- It is very important that you understand and follow through on the treatment plan. Therapists will only be with your child a few hours a day. You will be with them 24/7.
Finding home therapists
- Put an ad in the paper asking for a fun, responsible, energetic person who loves children and would like to spend time with your child in an organized and structured program.
- Free ads can sometimes be placed on some autism websites or local papers like the Mountain News.
- Ads can sometimes be posted in academic settings where students are training to work with children or on their websites.
Excellent websites offering information to parents
Books to read
- "Teaching Language to Children with Autism or Other Developmental Disabilities" by Mark L. Sundberg and James W. Partington
- "Behavioural Intervention for Young Children with Autism" edited by Catherine Maurice
- "A Work in Progress: Behaviour Strategies and a Curriculum for Intensive Behavioral Treatment of Autism" by Ron Leaf, John McEachin, Jaisom D. Harsh, Marlene Boehm
- "Let Me Hear Your Voice: A Family's Triumph Over Autism" by Catherine Maurice
- "Making A Difference: Behavioral Intervention for Young Children with Autism" edited by Catherine Maurice, Richard Foxx and Gina Green
Other references for books and on where to buy books
- Geneva Centre
Programs in the Hamilton Area offering Preschool or in-home programs
- Behaviour Innovations www.behaviourinnovations.com
- Building Blocks Speech Pathology
- Joy of Learning www.jolc.ca/pages/programs
- Child Development Centre of Oakville www.cdco.com/
- Autism Partnership www.autismpartnership.com
- The Gregory School for Exceptional Learning www.gregoryschool.ca/styled/autismservices.html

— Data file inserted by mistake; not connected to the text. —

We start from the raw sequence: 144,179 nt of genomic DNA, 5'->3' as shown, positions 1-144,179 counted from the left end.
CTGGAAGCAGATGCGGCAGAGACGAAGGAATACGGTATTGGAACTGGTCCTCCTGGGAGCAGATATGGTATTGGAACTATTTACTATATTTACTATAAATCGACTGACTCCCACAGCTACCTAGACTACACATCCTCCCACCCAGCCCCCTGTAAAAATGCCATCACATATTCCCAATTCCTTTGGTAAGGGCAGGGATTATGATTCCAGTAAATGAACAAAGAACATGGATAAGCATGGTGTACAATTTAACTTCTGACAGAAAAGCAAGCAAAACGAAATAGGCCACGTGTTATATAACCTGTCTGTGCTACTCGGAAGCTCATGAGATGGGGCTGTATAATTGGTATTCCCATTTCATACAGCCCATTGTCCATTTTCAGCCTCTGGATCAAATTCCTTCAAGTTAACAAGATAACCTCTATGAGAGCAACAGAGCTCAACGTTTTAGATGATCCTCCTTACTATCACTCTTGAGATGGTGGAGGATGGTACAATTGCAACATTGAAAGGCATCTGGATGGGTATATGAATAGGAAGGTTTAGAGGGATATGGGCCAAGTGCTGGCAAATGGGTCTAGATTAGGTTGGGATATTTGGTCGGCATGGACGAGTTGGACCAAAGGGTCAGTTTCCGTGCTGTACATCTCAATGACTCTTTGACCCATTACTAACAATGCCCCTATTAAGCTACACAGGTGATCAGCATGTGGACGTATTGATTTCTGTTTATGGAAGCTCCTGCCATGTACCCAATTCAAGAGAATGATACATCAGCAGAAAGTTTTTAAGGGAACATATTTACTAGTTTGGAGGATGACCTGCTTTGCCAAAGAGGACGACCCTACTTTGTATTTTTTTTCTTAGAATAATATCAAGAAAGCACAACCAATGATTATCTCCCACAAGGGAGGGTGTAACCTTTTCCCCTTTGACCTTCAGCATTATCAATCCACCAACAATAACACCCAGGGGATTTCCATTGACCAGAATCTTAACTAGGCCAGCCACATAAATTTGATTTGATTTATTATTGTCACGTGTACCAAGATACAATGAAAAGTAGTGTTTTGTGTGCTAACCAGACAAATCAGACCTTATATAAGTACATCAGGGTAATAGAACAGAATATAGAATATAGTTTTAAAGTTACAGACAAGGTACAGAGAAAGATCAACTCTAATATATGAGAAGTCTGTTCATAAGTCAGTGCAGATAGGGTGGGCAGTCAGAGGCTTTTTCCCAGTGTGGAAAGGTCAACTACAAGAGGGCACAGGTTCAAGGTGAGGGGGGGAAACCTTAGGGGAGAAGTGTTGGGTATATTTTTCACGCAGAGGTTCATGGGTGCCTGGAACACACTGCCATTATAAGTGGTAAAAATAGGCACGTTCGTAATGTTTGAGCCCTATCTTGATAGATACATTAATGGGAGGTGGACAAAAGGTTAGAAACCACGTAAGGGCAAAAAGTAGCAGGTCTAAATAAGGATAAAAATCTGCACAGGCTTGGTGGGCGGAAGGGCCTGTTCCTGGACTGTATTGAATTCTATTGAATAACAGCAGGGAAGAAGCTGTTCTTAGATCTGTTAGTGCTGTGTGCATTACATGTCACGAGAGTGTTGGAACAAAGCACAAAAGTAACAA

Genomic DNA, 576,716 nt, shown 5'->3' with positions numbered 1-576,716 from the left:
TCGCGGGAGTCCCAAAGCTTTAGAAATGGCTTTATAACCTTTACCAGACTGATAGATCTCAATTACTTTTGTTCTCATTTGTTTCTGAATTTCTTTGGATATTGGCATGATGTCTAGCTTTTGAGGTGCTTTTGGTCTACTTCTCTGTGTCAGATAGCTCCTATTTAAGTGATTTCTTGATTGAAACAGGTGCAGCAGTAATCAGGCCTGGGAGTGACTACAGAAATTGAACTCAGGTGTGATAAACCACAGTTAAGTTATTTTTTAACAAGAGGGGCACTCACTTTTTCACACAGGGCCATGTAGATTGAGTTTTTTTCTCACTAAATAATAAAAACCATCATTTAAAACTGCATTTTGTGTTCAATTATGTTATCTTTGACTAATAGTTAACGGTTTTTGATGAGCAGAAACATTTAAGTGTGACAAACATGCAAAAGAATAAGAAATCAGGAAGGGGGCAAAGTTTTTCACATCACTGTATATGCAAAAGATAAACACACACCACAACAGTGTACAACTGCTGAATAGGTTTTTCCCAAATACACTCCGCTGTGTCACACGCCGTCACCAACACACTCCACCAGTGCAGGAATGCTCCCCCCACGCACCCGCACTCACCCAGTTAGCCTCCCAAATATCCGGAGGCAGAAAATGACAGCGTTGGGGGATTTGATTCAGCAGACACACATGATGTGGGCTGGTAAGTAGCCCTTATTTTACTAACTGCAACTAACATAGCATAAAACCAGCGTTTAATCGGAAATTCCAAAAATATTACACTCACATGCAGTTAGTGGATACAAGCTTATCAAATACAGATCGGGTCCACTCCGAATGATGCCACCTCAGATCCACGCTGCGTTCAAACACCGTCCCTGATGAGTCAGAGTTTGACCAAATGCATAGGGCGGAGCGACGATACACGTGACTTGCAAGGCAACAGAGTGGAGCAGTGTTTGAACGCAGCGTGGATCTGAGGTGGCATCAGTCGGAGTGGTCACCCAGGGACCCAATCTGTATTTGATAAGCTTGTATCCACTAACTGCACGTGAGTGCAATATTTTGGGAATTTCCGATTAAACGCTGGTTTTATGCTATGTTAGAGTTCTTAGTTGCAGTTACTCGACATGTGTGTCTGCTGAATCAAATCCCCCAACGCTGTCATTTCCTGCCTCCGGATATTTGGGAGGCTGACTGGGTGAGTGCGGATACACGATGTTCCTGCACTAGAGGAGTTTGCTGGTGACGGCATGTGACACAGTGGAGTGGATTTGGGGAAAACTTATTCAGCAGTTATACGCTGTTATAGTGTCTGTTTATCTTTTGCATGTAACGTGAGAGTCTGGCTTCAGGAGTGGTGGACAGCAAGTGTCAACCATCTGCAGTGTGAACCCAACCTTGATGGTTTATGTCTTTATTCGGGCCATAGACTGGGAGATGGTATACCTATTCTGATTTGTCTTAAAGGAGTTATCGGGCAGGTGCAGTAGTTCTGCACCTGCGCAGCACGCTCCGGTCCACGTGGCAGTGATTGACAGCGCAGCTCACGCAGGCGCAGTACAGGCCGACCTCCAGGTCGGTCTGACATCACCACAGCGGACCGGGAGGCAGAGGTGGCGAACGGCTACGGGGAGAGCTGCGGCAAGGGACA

Workshops and Conferences
Some people find attending workshops and conferences very helpful when they are starting out. The following centres offer numerous resources to families and the community as well as annual conferences and symposiums with world renowned authorities. The list is not exhaustive by any means.
Toys and Fun Stuff
Dollar stores can provide a lot of good cheap reinforcers in the form of noise makers, party favours plastic dinosaurs, toy cars and model airplanes, just be aware of small parts. For more durable, long lasting, and educational toys and resources try:
- Discovery Toys www.discoverytoysinc.com
- Scholars Choice www.scholarschoice.ca
- Child Therapy Toys http://www.childtherapytoys.com
Our other important relationships
One of the most rewarding times in any marriage is the time when your children are young and you are raising them together. It is also the most demanding, the most busy and the most stressful. When you have a child with a disability, this normally hectic time can be compounded by grief, frustration, financial stress and disagreement over how best to navigate uncharted territory. Keep talking to each other. Keep supporting each other. Remember, you are on the same team. Couple or family therapy, when needed, can play a real role in helping the family work and stay together.
Many families who have a child with Autism Spectrum Disorders also have a child who is developing typically. Remember to create special time for them. What extra support do your other children need because they have a sibling with ASD? Do they need to read a book? Meet other kids who have special sibs? Have some alone time with mom or dad? Make sure you’re talking to your typical child about his or her siblings’ special needs, and make sure you’re talking about other stuff too.